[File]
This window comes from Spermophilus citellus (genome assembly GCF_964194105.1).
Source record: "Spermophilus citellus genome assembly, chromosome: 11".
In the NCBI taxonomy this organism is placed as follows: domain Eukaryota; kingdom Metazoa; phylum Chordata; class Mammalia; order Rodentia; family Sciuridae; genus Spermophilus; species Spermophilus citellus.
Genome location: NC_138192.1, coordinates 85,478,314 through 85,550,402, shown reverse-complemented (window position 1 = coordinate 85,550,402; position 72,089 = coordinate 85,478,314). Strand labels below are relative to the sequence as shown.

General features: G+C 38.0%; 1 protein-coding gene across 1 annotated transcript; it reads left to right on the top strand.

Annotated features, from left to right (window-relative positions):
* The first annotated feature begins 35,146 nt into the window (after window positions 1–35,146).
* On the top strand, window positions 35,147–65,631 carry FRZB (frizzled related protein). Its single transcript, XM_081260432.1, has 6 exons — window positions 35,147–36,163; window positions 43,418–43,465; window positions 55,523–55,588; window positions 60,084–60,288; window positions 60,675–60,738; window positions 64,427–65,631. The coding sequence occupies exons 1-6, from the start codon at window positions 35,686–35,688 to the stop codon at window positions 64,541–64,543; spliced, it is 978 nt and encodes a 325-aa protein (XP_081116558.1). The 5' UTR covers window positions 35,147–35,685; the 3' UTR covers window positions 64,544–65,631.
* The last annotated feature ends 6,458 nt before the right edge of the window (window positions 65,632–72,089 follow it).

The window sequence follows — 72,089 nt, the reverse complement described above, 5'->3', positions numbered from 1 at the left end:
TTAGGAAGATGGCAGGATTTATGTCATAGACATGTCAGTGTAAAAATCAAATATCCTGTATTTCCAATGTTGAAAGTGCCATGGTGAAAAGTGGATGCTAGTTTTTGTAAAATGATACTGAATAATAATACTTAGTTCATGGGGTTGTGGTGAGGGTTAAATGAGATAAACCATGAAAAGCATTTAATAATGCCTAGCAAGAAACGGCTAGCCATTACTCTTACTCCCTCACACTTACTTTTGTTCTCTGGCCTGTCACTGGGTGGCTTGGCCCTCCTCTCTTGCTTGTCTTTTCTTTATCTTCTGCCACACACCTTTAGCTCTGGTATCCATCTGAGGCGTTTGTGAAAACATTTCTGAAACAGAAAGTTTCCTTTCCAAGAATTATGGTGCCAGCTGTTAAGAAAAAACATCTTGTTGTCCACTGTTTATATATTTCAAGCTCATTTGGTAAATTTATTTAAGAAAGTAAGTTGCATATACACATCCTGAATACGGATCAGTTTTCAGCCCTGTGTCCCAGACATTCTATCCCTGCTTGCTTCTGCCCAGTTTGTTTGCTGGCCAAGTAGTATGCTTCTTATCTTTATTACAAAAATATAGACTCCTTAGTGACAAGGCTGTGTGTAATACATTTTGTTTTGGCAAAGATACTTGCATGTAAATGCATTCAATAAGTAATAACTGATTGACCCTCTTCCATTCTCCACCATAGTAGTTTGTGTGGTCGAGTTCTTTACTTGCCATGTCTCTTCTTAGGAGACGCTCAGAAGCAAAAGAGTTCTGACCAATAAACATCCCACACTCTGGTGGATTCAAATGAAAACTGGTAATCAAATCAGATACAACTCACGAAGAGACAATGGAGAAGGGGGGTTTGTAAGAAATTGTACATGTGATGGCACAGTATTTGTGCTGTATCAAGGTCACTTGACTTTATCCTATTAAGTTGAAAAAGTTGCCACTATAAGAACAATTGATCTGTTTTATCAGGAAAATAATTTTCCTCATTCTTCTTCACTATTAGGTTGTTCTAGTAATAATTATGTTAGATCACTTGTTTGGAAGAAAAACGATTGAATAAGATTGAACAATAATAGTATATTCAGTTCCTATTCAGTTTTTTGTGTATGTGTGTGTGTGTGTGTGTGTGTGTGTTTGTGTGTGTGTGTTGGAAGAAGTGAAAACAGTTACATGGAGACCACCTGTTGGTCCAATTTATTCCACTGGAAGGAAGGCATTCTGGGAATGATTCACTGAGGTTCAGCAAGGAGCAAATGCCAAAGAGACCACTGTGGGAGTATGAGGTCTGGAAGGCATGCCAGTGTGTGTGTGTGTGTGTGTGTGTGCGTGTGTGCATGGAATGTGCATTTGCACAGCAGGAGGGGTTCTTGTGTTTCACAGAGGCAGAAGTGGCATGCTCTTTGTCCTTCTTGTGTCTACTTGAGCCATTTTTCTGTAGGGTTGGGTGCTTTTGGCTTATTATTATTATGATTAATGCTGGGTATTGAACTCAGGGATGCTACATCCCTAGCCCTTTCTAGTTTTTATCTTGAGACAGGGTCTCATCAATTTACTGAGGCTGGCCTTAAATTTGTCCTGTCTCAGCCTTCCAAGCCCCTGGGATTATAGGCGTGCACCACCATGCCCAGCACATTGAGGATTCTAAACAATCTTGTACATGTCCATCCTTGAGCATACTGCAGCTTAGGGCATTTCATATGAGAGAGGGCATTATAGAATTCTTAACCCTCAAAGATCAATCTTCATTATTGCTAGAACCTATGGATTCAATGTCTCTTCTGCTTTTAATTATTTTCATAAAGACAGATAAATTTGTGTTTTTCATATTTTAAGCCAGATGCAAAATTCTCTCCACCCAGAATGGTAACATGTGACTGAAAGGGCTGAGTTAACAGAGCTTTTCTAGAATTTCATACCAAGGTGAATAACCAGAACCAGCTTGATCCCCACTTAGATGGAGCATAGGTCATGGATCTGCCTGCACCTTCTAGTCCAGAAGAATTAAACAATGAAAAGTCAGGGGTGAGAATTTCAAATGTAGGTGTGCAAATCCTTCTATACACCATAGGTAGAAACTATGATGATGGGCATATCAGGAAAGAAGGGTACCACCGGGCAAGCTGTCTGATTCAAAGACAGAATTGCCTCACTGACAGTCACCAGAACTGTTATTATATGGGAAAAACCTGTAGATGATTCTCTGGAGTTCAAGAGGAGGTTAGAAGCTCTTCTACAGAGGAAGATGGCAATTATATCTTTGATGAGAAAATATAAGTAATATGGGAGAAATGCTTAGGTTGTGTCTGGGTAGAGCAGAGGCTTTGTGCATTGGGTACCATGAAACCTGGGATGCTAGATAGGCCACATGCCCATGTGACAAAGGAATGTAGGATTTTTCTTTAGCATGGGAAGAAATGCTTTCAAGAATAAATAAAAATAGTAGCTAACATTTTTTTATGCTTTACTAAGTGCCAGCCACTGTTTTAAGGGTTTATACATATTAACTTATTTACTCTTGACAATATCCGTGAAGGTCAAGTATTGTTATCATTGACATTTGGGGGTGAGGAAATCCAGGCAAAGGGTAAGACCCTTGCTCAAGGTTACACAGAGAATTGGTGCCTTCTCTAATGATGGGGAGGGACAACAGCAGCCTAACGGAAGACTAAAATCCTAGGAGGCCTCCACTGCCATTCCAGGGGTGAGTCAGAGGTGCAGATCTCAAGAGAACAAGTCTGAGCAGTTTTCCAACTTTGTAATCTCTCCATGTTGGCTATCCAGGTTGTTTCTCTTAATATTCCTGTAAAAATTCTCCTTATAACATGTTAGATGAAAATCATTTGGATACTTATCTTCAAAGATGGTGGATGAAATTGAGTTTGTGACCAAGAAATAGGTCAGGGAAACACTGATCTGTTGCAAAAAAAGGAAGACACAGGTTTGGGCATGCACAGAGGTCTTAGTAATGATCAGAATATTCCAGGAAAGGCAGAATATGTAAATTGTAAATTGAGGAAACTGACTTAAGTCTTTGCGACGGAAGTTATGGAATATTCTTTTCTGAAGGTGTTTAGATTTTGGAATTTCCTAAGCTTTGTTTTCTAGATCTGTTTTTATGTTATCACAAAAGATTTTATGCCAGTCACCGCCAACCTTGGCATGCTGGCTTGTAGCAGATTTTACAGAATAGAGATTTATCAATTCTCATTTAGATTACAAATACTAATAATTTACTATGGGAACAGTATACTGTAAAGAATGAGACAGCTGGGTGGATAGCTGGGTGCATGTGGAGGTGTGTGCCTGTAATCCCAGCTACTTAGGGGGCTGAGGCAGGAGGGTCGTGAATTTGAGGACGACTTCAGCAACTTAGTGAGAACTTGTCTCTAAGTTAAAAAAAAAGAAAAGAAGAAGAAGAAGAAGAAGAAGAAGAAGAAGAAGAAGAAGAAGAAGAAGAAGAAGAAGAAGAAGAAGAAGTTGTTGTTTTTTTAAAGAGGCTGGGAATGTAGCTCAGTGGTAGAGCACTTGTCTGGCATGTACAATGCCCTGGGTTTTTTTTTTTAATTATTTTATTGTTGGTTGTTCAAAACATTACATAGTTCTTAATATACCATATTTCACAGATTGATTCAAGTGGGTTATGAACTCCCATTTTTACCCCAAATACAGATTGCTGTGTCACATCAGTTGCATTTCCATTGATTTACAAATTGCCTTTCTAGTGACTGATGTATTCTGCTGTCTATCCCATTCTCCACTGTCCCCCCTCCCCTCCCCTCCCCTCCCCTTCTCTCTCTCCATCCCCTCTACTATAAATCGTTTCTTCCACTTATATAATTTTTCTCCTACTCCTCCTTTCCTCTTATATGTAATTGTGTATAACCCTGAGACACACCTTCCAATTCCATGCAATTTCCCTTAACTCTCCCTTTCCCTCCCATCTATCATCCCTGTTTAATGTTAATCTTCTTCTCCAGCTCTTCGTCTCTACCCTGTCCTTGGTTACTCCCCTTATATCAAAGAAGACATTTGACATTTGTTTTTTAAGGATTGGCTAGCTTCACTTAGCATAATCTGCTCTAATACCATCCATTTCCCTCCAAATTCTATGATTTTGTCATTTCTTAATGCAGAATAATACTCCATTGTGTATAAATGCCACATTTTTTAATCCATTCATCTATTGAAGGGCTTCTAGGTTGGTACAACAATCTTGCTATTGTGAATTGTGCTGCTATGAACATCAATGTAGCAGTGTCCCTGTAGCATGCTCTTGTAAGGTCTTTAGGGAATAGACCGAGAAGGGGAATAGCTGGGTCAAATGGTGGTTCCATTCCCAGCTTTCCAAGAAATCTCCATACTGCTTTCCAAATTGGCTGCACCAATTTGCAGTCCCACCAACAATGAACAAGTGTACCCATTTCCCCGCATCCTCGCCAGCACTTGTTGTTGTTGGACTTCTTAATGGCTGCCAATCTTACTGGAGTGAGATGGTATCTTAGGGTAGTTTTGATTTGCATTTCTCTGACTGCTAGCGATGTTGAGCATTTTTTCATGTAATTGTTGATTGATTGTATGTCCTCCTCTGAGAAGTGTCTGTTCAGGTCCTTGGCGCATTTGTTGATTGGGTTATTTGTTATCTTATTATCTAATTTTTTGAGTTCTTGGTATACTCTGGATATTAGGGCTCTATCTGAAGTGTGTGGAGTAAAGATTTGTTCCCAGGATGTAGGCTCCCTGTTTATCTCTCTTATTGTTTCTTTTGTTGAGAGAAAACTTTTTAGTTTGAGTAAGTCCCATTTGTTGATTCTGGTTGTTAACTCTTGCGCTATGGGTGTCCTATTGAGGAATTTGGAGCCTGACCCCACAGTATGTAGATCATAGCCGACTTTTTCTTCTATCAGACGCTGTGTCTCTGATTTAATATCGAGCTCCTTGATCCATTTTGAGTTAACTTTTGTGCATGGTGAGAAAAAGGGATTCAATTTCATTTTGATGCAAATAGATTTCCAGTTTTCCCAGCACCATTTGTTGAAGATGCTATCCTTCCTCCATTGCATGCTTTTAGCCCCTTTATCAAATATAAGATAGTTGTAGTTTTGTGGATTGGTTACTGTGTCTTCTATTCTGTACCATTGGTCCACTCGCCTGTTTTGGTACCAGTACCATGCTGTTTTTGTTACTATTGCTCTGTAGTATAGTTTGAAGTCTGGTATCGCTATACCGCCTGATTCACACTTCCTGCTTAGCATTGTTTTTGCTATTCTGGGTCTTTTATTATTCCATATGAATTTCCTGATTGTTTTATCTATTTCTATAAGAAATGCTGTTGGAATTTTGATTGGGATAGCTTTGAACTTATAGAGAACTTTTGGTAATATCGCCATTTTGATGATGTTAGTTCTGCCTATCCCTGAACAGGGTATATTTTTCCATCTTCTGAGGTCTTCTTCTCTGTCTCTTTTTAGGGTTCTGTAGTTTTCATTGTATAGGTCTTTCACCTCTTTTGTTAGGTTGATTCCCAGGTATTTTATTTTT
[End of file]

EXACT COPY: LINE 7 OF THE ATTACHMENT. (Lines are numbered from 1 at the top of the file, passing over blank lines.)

* The first annotated feature begins 35,146 nt into the window (after window positions 1–35,146).